The Weekend Australian article ‘Doctors crisis’ (Jan 30-31) draws attention to the significant challenge of addressing the shortage of doctors in rural and regional Australia.
The Grattan Institute’s Professor Stephen Duckett’s assertion in the article that there is little encouragement by city-based universities to encourage their medical students to seek training and employment in rural areas – is simply incorrect.
As a key stakeholder involved in rural medical workforce training we are certainly conscious of these trends and are not sitting on our hands with respect to this challenge.
The Australian Government under the collaborative Murray-Darling Medical Schools Network (MDMSN) initiative aims to address the shortage of rural doctors. The partners in this network are University of NSW, University of Sydney, Charles Sturt University, University of Melbourne, La Trobe University and Monash University, involving five rurally-based graduate entry programs across the Murray-Darling region that train medical students rurally ‘end-to-end’, with the aim that they will remain in clinical practice in the region.
Three of the five programs in this initiative take their first student intakes this year. By 2027 there are expected to be nearly 700 students in this program.
Rural clinical practice is strongly promoted by most universities and opportunities for rural and regional placement are provided. For example, at Monash University there are strong rural programs embedded in the medical course at every year level managed by the School of Rural Health: Year 1 of the Monash Graduate Entry medicine course has its preclinical program situated in regional Gippsland and, for over a decade, an extended rural cohort of the Direct Entry (secondary school leavers) program has been based in North-West Victoria, with these students completing at least 2.5 years of their three clinical years in the regions.
Across all clinical years, around one quarter of Monash medical students cohort are placed in rural and regional settings.
Numerous research studies have shown that students who spend an extended time in rewarding rural clinical training placements are more likely to consider a career in rural practice, whether they have a rural or metropolitan background.
A survey conducted by the Medical Deans of Australia and New Zealand in 2020 found that final year students at medical schools across Australia continue to express their interest in rural practice, with around 36 per cent indicating a preference for a future career working outside of a capital city.
A 2018 study published in the journal Medical Education, looked at rural immersion programs for 19 university medical schools nationally from 2008-2016. It found that 13 schools offered more than six months of immersion in small rural towns, attached to general practices in the community and revealed that students with rural backgrounds are more likely to pursue rural practice with these immersion opportunities. Further, students undertaking longer duration immersion, including those from metropolitan areas, may be more likely to work rurally.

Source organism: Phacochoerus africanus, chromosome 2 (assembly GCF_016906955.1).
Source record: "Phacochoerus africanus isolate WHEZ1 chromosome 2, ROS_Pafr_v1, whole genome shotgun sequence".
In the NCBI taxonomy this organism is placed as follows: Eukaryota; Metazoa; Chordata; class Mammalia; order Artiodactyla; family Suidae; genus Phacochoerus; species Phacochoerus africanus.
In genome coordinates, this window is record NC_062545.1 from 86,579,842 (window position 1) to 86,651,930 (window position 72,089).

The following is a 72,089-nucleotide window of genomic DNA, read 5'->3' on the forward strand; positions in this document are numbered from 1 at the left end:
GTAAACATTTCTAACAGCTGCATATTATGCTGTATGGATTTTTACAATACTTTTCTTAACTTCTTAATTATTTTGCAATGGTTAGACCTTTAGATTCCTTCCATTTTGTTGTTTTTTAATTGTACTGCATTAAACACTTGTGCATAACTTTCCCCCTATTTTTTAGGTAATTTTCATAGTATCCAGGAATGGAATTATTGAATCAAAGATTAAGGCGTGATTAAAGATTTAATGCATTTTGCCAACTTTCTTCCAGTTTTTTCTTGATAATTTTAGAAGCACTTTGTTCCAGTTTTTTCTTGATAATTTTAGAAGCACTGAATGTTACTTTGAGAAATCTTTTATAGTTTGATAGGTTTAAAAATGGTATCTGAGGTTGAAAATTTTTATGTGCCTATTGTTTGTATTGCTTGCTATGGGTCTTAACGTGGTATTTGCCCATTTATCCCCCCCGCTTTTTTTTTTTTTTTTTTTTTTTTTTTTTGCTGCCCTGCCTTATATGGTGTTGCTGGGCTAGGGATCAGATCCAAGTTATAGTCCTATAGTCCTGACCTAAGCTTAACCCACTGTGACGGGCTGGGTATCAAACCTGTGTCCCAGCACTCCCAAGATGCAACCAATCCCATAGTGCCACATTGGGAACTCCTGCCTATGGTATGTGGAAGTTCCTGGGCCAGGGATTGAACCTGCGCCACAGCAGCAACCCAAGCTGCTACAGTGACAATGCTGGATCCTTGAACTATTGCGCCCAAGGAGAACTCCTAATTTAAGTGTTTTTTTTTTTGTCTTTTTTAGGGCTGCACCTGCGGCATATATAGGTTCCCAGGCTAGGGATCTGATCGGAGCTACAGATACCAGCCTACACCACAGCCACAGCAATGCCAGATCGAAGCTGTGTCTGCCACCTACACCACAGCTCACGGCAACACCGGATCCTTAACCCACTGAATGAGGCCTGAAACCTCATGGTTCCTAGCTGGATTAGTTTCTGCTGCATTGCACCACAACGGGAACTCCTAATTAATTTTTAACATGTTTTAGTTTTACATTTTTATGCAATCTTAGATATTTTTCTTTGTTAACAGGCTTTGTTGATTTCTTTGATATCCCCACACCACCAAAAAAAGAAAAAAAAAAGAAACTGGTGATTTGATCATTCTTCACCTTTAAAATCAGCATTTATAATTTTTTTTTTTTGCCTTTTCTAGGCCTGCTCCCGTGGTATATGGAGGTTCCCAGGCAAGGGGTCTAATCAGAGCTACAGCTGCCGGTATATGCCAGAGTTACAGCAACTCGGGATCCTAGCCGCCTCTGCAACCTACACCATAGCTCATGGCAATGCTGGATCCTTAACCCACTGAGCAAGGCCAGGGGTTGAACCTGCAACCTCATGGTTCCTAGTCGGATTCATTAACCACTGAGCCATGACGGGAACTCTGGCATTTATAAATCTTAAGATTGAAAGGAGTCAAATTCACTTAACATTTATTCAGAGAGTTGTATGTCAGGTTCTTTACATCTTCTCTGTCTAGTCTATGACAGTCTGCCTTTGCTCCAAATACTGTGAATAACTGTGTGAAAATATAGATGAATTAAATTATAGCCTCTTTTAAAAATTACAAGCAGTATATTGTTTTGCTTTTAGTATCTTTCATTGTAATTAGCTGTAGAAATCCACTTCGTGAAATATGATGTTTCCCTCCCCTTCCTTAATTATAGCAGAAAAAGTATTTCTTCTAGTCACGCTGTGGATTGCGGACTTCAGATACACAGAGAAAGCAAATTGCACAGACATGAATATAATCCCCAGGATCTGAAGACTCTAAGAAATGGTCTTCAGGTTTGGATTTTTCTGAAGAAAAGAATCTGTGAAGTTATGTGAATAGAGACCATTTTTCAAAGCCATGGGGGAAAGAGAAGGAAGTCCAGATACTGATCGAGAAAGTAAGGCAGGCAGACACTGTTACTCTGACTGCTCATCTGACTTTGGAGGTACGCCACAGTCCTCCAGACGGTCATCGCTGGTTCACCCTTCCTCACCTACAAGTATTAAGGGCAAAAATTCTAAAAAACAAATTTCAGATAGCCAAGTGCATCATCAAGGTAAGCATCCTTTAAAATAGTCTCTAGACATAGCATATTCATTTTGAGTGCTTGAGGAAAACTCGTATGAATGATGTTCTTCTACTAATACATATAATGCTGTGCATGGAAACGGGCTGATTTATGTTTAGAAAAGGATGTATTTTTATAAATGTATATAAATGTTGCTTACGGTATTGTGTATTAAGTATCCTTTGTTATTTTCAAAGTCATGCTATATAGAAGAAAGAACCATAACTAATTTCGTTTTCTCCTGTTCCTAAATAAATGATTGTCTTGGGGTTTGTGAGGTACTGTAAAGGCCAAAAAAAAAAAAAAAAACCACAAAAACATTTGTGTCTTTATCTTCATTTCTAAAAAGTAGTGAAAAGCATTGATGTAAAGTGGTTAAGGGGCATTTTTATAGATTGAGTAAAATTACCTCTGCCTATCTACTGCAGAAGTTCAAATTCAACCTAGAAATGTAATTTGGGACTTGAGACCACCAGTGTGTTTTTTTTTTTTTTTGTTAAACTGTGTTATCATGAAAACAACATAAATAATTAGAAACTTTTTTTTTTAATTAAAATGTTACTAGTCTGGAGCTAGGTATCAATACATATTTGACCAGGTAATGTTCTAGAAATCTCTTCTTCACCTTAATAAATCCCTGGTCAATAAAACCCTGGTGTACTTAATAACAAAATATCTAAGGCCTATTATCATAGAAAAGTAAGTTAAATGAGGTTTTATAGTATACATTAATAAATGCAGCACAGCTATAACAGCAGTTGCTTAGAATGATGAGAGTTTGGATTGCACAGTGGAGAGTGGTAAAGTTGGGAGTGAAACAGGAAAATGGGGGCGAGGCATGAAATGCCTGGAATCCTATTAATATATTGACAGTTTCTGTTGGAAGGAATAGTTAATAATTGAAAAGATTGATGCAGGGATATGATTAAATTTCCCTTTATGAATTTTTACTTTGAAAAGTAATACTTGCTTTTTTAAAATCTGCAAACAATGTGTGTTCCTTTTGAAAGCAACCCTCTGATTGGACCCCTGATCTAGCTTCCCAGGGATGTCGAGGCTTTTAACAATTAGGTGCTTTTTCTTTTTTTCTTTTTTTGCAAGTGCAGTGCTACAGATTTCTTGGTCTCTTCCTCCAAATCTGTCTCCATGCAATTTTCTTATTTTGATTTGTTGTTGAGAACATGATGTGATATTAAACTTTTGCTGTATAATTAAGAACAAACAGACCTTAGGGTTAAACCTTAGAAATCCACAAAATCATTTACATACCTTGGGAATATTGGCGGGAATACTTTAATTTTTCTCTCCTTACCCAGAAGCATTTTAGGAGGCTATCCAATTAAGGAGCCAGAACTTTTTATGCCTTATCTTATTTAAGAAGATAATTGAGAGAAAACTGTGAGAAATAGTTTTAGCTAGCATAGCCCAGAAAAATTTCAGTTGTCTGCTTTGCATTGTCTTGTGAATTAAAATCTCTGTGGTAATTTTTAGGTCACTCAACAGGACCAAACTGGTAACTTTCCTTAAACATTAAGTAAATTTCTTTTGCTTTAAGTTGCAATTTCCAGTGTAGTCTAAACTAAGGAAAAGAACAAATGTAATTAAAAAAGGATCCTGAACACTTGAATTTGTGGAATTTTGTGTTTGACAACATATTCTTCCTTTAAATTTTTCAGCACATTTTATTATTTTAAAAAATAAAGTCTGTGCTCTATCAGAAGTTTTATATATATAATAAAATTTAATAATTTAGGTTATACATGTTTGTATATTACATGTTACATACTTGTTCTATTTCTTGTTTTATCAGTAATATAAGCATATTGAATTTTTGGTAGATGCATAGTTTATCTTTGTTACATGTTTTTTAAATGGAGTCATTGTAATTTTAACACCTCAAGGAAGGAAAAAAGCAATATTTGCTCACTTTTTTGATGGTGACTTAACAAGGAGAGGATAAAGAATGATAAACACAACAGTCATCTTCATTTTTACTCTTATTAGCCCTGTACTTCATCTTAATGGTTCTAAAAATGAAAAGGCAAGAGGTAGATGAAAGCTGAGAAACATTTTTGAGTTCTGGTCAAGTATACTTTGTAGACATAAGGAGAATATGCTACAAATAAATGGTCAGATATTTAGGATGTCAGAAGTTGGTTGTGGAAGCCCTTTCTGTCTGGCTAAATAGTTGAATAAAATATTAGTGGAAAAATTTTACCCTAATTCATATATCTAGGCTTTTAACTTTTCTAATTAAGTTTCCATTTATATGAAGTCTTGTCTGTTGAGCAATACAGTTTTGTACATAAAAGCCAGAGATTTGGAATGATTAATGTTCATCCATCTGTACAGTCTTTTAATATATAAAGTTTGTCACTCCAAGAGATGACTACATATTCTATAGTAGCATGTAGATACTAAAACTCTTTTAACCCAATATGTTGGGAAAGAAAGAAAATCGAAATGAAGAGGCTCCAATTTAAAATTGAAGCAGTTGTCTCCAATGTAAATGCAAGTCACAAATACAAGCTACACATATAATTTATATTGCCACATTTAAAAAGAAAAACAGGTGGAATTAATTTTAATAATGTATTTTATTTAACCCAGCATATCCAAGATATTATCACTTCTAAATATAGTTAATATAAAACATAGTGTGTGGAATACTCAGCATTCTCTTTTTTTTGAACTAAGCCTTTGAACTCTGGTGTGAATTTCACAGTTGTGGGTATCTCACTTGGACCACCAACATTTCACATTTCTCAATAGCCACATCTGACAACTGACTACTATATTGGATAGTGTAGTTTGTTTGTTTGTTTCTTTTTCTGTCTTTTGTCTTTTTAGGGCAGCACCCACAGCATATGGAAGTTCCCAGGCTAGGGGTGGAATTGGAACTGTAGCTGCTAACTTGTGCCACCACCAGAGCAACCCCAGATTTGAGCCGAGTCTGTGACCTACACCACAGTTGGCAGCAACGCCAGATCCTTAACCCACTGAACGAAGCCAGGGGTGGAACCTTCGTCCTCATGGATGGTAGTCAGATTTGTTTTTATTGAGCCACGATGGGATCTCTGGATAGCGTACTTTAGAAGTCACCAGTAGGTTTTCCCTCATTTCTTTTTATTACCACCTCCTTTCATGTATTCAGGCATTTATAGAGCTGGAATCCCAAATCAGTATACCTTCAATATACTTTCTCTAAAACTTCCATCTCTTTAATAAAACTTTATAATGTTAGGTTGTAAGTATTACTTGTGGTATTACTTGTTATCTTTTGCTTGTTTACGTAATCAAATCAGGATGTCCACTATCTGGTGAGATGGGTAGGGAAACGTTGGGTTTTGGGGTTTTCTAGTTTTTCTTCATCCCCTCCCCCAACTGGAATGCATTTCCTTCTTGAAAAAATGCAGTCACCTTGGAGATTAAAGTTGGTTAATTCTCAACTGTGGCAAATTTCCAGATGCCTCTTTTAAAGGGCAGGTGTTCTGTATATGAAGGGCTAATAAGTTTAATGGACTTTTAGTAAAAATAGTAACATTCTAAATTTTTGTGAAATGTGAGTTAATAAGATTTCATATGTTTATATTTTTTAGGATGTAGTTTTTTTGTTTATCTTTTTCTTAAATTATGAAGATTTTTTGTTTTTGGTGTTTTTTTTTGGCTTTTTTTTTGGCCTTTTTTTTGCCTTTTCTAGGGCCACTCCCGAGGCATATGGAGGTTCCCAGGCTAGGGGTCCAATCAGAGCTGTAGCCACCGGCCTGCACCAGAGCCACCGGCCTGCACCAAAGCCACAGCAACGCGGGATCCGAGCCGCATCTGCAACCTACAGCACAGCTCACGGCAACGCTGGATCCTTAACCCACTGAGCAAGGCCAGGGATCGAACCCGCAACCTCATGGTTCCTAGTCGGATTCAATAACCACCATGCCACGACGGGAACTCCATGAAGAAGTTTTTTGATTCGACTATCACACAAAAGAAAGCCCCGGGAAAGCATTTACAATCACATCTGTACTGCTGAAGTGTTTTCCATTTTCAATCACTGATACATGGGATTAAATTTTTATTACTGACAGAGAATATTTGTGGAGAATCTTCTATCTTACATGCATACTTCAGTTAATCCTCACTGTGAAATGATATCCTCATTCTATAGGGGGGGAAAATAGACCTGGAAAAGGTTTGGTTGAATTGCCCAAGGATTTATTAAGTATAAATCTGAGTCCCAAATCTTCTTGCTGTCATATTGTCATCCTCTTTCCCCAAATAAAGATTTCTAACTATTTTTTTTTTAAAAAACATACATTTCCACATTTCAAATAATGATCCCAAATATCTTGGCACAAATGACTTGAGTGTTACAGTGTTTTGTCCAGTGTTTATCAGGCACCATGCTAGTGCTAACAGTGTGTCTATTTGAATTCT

Importantly, the rural medical training pipeline does not start with the enrolment of medical students into our courses. Universities are engaging with rural and regional primary and secondary schools to engage with school-aged children to promote and encourage pathways into medicine and other health-related courses.
Another very important initiative within the RHMTP is the establishment of Regional Training Hubs within Australian University Schools of Rural Health to strengthen links between universities, health services, medical speciality colleges/training organisations, primary health networks and rural clinicians.
These connections will, in turn, lead to more rural and regional training opportunities and support for medical students, medical interns and young doctors interested in practicing rurally.
In place nationally for just three years, it’s clear from the Victorian training hubs managed by the Victorian universities, with which I am familiar, that these hubs are working with increased rural specialist training positions, unique rural specialty ‘taster’ programs for young doctors in their second- and third-years post-graduation (programs unavailable in the metropolitan region) and extended rural-based specialty training, for example in paediatrics already in play.
The rural doctor shortage is real and the rural medical training pipeline outcomes have been below original expectations. Rather than uninterested, all the stakeholders working within the pipeline are deeply committed to – and invested in – increasing the rural medical workforce.
Professor Shane Bullock is acting head of Monash University School of Rural Health.Do you have an idea for a story?
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